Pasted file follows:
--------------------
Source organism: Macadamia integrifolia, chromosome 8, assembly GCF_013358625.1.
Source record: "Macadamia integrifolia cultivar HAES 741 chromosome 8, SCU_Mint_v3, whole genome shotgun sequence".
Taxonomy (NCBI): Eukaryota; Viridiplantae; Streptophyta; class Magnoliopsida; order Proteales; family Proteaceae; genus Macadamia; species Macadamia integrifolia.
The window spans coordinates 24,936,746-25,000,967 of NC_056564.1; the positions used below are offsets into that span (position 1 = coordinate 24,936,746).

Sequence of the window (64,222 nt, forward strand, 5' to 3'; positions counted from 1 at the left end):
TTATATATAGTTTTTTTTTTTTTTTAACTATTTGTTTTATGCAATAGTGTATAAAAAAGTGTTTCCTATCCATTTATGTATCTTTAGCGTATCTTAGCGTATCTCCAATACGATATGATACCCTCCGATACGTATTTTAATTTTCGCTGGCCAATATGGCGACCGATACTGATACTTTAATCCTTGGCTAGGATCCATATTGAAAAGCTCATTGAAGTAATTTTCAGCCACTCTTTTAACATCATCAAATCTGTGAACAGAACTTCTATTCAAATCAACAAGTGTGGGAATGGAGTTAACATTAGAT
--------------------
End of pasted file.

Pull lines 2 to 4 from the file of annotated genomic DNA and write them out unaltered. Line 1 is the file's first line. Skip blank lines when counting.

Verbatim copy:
Source record: "Macadamia integrifolia cultivar HAES 741 chromosome 8, SCU_Mint_v3, whole genome shotgun sequence".
Taxonomy (NCBI): Eukaryota; Viridiplantae; Streptophyta; class Magnoliopsida; order Proteales; family Proteaceae; genus Macadamia; species Macadamia integrifolia.
The window spans coordinates 24,936,746-25,000,967 of NC_056564.1; the positions used below are offsets into that span (position 1 = coordinate 24,936,746).